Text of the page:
What else is sharing your Northern Beaches home?
Living on the Northern Beaches has its perks. The sound of crashing waves, rustling leaves and gorgeous sunsets are amongst them. And a bonus is our native wildlife.
Animal sightings on the Northern Beaches are on the rise, with some interesting critters stopping by for a visit. Many of our animals have urbanised themselves along with us and protected status means they’re relatively fearless.
Shoppers at a local Woolies got quite the surprise recently when two possums showed up on the hunt for fresh fruits and veggies. While possums are cute, they can be quite destructive. If they decide to make themselves at home in your roof cavity, it can be difficult to evict them since it is illegal to trap and relocate them. Residents must follow strict guidelines for their removal.
Beachgoers at South Curl Curl encountered a seal enjoying itself recently on the beach. The Northern Beaches Council snapped some pics of the happy sunbather. Surfers at Manly Beach got the thrill of a lifetime when they found themselves sharing the waves with a mother southern right whale and her calf. Keen to see one of these amazing creatures? Take advantage of some tried-and-true whale-spotting locations on the Northern Beaches like North Head, Long Reef Headland and Palm Beach.
Koala sightings on the Northern Beaches are rare, as they are considered an endangered animal. In January, a koala was spotted in the Belrose area, an exciting discovery for the Northern Beaches Council.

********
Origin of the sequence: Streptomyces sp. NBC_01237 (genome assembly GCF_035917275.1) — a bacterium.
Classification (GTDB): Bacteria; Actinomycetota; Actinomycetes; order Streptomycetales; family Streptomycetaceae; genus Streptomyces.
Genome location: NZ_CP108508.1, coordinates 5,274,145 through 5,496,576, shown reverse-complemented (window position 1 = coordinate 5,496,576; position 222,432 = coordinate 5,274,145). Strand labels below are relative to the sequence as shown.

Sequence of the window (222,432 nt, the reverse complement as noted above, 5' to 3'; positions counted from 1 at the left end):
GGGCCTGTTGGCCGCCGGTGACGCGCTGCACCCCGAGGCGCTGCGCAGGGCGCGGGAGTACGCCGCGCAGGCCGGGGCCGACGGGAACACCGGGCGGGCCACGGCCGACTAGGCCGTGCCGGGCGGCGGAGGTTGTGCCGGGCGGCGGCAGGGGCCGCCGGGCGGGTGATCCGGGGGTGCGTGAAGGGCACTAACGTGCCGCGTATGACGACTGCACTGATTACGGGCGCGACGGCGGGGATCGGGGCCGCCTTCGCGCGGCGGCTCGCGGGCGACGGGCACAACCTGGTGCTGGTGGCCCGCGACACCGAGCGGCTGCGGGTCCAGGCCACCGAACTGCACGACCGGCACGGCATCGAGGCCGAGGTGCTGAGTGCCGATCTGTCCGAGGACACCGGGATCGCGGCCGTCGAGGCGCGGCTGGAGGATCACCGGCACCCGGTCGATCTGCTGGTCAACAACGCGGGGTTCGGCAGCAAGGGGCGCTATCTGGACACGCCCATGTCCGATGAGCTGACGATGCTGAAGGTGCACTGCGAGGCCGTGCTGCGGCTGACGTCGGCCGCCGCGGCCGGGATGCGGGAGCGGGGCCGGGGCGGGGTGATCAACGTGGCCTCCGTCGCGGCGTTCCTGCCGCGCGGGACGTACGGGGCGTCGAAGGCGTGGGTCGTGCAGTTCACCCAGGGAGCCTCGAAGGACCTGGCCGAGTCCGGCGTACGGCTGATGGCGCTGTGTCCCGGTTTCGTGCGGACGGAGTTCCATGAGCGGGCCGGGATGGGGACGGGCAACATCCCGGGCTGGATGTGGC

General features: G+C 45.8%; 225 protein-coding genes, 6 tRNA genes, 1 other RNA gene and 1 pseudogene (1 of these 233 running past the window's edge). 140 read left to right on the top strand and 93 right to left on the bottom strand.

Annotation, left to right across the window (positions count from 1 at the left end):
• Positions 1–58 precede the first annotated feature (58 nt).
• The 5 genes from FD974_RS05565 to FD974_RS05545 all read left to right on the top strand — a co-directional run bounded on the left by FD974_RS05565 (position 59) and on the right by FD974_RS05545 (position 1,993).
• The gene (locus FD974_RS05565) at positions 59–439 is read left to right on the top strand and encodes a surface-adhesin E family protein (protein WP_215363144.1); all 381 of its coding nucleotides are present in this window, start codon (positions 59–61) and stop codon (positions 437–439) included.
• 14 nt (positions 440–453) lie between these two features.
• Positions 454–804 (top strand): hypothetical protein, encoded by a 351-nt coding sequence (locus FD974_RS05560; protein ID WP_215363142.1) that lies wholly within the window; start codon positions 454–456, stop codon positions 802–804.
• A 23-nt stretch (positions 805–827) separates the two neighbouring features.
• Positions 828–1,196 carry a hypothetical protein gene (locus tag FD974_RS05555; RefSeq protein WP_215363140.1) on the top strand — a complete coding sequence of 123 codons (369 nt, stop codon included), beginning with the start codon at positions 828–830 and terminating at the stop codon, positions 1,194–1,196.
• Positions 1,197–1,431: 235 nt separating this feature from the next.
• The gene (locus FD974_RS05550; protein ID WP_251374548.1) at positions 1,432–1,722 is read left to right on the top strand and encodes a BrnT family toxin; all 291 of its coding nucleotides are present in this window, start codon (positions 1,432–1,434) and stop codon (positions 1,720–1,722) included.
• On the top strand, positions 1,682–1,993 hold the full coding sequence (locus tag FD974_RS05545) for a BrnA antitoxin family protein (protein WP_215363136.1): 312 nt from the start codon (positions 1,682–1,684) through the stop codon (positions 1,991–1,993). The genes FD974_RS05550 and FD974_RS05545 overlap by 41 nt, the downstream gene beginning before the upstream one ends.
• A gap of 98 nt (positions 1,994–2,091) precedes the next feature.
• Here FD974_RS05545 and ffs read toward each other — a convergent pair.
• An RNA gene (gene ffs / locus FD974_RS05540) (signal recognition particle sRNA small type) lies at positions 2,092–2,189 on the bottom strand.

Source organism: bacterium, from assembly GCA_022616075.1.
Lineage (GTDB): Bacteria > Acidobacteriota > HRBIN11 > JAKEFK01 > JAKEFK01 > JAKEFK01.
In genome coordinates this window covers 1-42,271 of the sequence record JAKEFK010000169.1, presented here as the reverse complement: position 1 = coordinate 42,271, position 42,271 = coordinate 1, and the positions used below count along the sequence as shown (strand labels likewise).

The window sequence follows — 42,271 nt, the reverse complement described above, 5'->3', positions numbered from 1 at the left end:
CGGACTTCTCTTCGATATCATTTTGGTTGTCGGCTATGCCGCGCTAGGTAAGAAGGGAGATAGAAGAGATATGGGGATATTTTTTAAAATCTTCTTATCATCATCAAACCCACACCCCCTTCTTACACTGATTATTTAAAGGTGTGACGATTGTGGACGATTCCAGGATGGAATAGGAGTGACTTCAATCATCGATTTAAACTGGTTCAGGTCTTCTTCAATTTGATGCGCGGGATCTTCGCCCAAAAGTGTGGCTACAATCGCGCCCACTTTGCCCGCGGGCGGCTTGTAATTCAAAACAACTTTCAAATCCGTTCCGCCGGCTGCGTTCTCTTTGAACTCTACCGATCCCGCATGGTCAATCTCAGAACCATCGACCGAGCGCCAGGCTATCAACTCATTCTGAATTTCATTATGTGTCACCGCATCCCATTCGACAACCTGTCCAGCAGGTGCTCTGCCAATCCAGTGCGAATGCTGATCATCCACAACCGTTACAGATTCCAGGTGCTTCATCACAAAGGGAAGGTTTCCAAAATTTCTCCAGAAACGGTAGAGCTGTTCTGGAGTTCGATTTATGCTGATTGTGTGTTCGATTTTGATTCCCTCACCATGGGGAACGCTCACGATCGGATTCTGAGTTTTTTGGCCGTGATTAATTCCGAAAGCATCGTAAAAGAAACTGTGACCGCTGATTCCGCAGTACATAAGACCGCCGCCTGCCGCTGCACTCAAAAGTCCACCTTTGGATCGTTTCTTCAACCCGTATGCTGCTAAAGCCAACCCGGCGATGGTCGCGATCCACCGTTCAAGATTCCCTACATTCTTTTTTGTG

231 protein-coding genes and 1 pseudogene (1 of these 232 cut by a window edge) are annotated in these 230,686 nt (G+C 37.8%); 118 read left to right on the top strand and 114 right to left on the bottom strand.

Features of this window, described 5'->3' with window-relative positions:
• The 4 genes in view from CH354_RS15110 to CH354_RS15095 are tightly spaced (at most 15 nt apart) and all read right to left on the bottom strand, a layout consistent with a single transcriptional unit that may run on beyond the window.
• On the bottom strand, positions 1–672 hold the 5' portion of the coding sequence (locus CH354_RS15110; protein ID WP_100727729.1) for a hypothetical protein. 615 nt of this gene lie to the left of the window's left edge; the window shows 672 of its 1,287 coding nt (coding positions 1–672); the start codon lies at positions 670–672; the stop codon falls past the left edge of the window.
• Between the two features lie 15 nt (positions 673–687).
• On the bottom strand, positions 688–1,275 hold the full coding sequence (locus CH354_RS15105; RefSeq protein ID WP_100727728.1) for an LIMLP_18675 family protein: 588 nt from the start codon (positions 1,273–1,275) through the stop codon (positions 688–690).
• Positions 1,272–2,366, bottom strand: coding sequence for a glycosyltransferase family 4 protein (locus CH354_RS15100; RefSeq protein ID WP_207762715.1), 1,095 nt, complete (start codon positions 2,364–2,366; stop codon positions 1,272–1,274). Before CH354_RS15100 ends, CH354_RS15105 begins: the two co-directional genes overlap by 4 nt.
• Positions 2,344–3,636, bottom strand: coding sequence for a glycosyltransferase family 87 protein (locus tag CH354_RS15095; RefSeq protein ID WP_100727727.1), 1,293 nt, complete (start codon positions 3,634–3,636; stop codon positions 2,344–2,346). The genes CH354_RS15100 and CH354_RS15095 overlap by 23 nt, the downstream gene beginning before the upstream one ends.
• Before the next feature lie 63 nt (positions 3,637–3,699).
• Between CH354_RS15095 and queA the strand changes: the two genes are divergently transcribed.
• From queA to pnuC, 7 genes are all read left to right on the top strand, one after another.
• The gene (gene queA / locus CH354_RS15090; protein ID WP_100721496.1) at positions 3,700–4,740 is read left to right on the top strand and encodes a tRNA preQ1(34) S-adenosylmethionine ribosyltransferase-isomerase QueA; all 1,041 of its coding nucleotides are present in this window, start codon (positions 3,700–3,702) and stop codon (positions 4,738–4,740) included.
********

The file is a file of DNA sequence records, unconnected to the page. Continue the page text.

Native plants, birds, and other critters
We enjoy a healthy variety of native plants, birds, and other creatures in the Northern Beaches. One of the coolest species native to the area is the bandicoot. These pint-sized marsupials eat grubs, spiders, worms, and other garden pests, so having them around is handy. The small rodent antechinus often is mistaken for a rat but is another native marsupial that feasts on beetles, spiders, cockroaches, and even small reptiles.
And we can’t ignore our annoying neighbours, the brush turkeys. Nearly everyone up our way seems to have a story about brush turkeys wreaking havoc in their gardens. There are two popular solutions for dealing with the intrusion.
- Install chicken wire or mesh over garden beds to prevent access.
- Provide a separate mound of mulch specifically for the turkeys, maybe near your compost bin where their mess won’t bother you.
Northern Beaches residents are not always happy to see native wildlife. There are species of snakes and spiders that are quite harmful, even deadly. The funnel-web spider is highly venomous and prefers to burrow in the ground or in stumps. Reptiles like the red-bellied black snake are endemic to the Northern Beaches and venomous as well. However, snakes are more scared of us than we are of them. Make plenty of noise and you’re unlikely to encounter one.
A final word on Northern Beaches wildlife
Living in the Northern Beaches means being a responsible neighbour to our native wildlife. There are benefits to sharing our urban spaces with blue-tongue lizards, possums, and brush turkeys while staying aware of our more dangerous neighbours. Want to learn more about wildlife on the Northern Beaches?
At JDH, we live and work here, so we can advise on the best way to create a home where you can live in harmony with nature.